Monday Morning MD: "Coach speak" for preseason injuries

In my time in the NFL, I liked and respected all my coaches. This is an observation, not a criticism. Even in the preseason, “Coach speak” still occurs. Certainly all coaches play their injury cards close to the vest in the regular season and playoffs. I was the head team physician when head coach Norv Turner chose not to reveal surgery or an ACL tear for star quarterback Philip Rivers prior to the 2008 AFC Championship Game vs the undefeated Patriots. Deception/omission is understandable for competitive advantage, but what about in the preseason? There is little to be gained by hiding injuries when games don’t matter. If a player doesn’t practice the entire preseason, are you really fooling your first real opponent that he will play? “Coach speak” in the preseason takes on a different tone and often includes general managers and owners. It can’t be about hiding weaknesses for a meaningless preseason game. Some front office personnel might find it hard to shift to preseason openness when they are used to regular season patterns. Simply, I think coaches show optimism for injuries in the preseason for other reasons. Coaches are human and like all fans, they want to be optimistic about how their player is recuperating as hope springs eternal in the preseason. A leader needs to have faith in his player and show he is not giving up on him due to injury. The coach also may be sending a message to the player through the media that he is expected back sooner than later. In general, preseason “coach speak” tends to view injuries through rose-colored glasses leading to false hope for a quicker return. This can lead to unintentional misinformation on injuries. In Chicago, the return of first-round draft pick Kevin White was said to be any day since the start of training camp. Last week, reports remained optimistic about a quick return. “He’s got a shin. You can call it splints,” head coach John Fox said. “You see him out here. It’s not like we are covering up some awful injury where he is in a cast, a boot and crutches.” Late week, news came of a stress fracture, surgery and potential IR status. In Jacksonville, Gus Bradley used the words “small” and “stable” to describe the finger fracture of his newly acquired star tight end Julius Thomas and that no time would be missed. Turns out, the break is more in his hand and the finger was pointing in a different direction when it occurred. The fracture clearly required reduction, cast/splint and even possibly surgery. The coach now has acknowledged Thomas will miss the rest of the preseason and hopes for a Week 1 return. In Baltimore, head coach John Harbaugh used the “I am not a doctor” line to express his continued optimism for rookie first-round draft pick Breshad Perriman. The injury was originally described as a bruised knee where he might only miss one day. 11 missed practices later, the term strained tendon has been added. “It’s not something that’s going to keep him out for a long period of time…If I were a doctor, I would give you more. You come out here and we expect to have definitive answers about injuries from coaches. I didn’t take those classes in college. I wasn’t interested.” No one truly believes a quality Super Bowl winning coach like Harbaugh hasn’t gotten all the information that he needs from his medical staff. Lets just hope it is not a deep bone bruise where six-plus weeks could be missed. “Coach speak” abounds with preseason optimism. Every coach preaches that his team is set to win the division. That is just the nature of coaching to remain positive and set lofty goals. Say it enough and maybe it will come true. However, when it comes to injuries, it just doesn’t work that way. MMMD 1: Why do injuries seem to spread through one position group? Obviously injuries are not contagious but it certainly seems that way. Ask Washington who lost tight end Niles Paul to an ankle fracture/dislocation and then announced season-ending turf toe surgery on tight end Logan Paulsen. The Giants are experiencing the same thing at safety. Mykkele Thompson tore his Achilies, Landon Collins injured his MCL, and Nat Berhe has a calf issue. Berhe’s is the only one whose season isn’t over but calf injuries tend to linger. One reason injuries may spread through a position group in training camp is practice load. When one player goes down, the others in the position group are expected to take more reps as the rest of the team still needs the same amount of practice. This overwork (along with bad luck) potentially contributes to the rash of injuries at a single position. MMMD 2: Bears wide receiver injury woes Both rookie first-round pick Kevin White and Pro Bowl receiver Alshon Jeffrey are injured. White has a tibial stress fracture, an injury that is more common in NBA players than in the NFL. In surgery, a reamed, unlocked rod will be placed inside his tibia and possibly bone graft will be used. Since there was no video, I could not know what the exact injury was until it was formally announced; however, all along I opined it wasn’t going to be a day-to-day thing. Bone is alive and is constantly being added and subtracted. A stress fracture occurs when breakdown outpaces new bone formation. Even with surgery, this type of break heals more slowly than regular fractures. White will miss 3-6 months and likely will be a long-term IR candidate but will ultimately return to be 100% when healed. Alshon Jeffrey has a calf injury and a report indicates a mild strain with a one-week return. That may be more “coach speak” as John Fox originally described it as day-to-day. It would be beating the odds to go from boot and crutches (even if precautionary) to full-go in one week. Just ask Aaron Rodgers how his calf injury lingered at the end of last season and into the playoffs. MMMD 3: Achilles is the new ACL First written about in 2014, the trend continues. Achilles has become the dreaded word for a non-contact season ending injury similar to how ACL has been. Vikings right tackle Phil Loadholt tore his Achilles, as did Giant safety Mykkele Thompson. They suffered the same consternation as when Steelers kicker Shaun Suisham tore his ACL without taking a hit in the Hall of Fame game. Suisham’s teammates tried to blame the turf but the matted down old turf from HOF ceremonies would likely serve to make the field more slick (and less chance of ACL tear) as the usual mechanism is foot stuck in ground. The only good news is they all have time to recover for 2016 with the early injuries. So far there are 14 ACL tears this preseason with Achilles ruptures a close second. [caption id="" align="alignright" width="300"] Smith outside his home on August 15th[/caption] MMMD 4: Geno Smith throwing again, complete with eye black In my two decades in the NFL, I never heard of a player with a fireworks injury. I also never experienced a quarterback being punched (although I did treat a quarterback who injured his hand punching someone). The unique Geno Smith story continues. He was released from the hospital Saturday after plates and screws were inserted on Friday. The next day he was seen throwing outside his apartment complex. His jaw was not wired shut, indicating stable fixation. The fact that he felt well enough to throw is another good sign. The Jets told him to stop due to infection risk, but that doesn’t make medical sense. Much has been made that his jaw was fractured in two places, but that is typical whenever a jaw is broken. Even when initial estimate for return was 6-10 weeks, I always thought it would be closer to six. With the news of presumed stable fixation without need to wire the jaw shut, he can eat immediately and return even faster. Smith will need some extra protection against a hit, but medically there is no reason he won’t make the regular season opener. With the lost practice time and need to familiarize with a new coach and offensive system, it will be more likely a coaching decision than medical restriction if he doesn’t play Week 1. MMMD 5: Zach Ertz and Arian Foster procedures similar Both players had sports hernia type surgery by the same surgeon. Other names like athletic pubalgia, core muscle or groin surgery are often used interchangeably but the procedures are very similar. So should the return timetable be similar. To be clear, neither player had true groin tendon reattachment surgery as speculated in the media. The Philadelphia tight end is said to be ready Week 1. The Texans running back’s return has been estimated by media to be three plus months. I feel both of their returns should be more similar than different. It may be harder for a running back to return from such a surgery due to the acceleration and cutting, which are groin dependent activities. I estimate it is possible, but not guaranteed that Ertz is ready for the opener. Typically sports hernia recovery is 4-6 weeks. Foster’s recovery should be similar but may be slightly longer due to his position and as the bell cow running back, the Texans may want to make sure he is 100% to avoid any flare ups throughout the season. Why the difference in timetables? I am not aware that the Texans have even set one. The three plus month number is from media speculation. I anticipate a quicker return like what the Eagles projected for Ertz. MMMD 6: Preseason injury carnage continues “The injury carnage that mounts just a few weeks into training camps is truly stunning. Teams already just looking for warm bodies” was the tweet from CBS NFL insider Jason LaCanfora. A team is lucky if it only has one season ending injury since training camps opened. In addition to those discussed above, here is only a partial list from this week. Vikings TE Alan Reisner has an ankle fracture. Bills DE Jarius Wynn tore his ACL. Rams CB E.J. Gaines Rams had lisfranc foot surgery. Browns QB Connor Shaw broke his thumb and will require surgery. Patriots RB Tyler Gaffney was placed on IR with an undisclosed injury. Bucs RT Demar Dotson injured his MCL and will be out six weeks. Free agent Knowhson Moreno is out for 2015 with knee issues. Saints RB CJ Spiller had a surprise knee scope that was initially discovered thru a photo posted online, but unlike the others, expects to play Week 1. MMMD 7: ProFootballDoc scorecard My thoughts about Arian Foster's and Geno Smith’s earlier than expected returns are still pending but the analysis on Niles Paul and Todd Gurley seemed to be correct. Kevin White’s injury was assumed to be stress related and led me to conclude that the day-to-day return was not going to happen. Of course I did not specifically predict full on stress fracture requiring surgery but that was at the extreme end of my expectation, I will not count this a second time as I scored it last week already. I had clear video on Niles Paul thanks to a tweet from a twitter follower and was able to see ankle dislocation with likely fracture. This is different than the injury RG3 had last year where his subtalar joint was dislocated without fracture and returned in six weeks. Paul had surgery and is done for the year. I have said all along it was a lot to assume that Todd Gurley would be ready to go Week 1. The “Adrian Peterson” type expectations were just not realistic. After ACL tears, 95% of athletes return to the same level, but Gurley is being asked to recovery from ACL and leap to a higher level from the college to the pro game. Unfortunately, it makes sense that he is now reported to miss the first few weeks but should be fine in the long run. With these two added to last week’s total, the 2015 season record stands at 16-0. Follow David on Twitter: @profootballdoc Dr. David Chao is a former NFL head team physician with 17 years of sideline, locker and training room experience. He currently has a successful orthopedic/sports medicine practice in San Diego.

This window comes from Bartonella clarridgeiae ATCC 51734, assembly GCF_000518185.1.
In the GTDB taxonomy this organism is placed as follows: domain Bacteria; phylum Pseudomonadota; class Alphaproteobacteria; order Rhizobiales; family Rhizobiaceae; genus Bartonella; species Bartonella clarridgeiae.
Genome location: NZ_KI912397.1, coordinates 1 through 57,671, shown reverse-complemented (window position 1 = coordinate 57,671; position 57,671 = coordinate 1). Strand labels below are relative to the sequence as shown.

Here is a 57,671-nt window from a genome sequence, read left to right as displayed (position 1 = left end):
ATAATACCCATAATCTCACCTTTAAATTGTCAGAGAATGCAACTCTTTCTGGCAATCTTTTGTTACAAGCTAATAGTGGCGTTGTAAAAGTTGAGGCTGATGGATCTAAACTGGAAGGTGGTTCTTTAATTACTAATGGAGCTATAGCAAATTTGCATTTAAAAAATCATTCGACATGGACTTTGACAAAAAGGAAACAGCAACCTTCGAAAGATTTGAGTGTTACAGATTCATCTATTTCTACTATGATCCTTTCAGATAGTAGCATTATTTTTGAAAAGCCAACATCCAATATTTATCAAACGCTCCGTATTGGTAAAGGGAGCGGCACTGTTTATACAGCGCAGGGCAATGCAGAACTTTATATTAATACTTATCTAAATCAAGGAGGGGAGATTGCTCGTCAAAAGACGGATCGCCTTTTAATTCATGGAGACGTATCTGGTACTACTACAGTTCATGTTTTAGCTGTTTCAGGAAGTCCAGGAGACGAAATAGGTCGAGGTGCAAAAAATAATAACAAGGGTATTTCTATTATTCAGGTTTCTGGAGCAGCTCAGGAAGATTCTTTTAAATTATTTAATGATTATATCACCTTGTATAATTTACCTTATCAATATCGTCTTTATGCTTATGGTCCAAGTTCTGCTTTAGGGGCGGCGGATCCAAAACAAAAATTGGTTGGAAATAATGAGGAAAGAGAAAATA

Dr. David Chao
Two decades of NFL team physician experience including two Super Bowls and two Pro Bowls. Providing unique perspective to injuries and the NFL sideline/locker room. Successful orthopedic surgery and sports medicine practice in Southern California.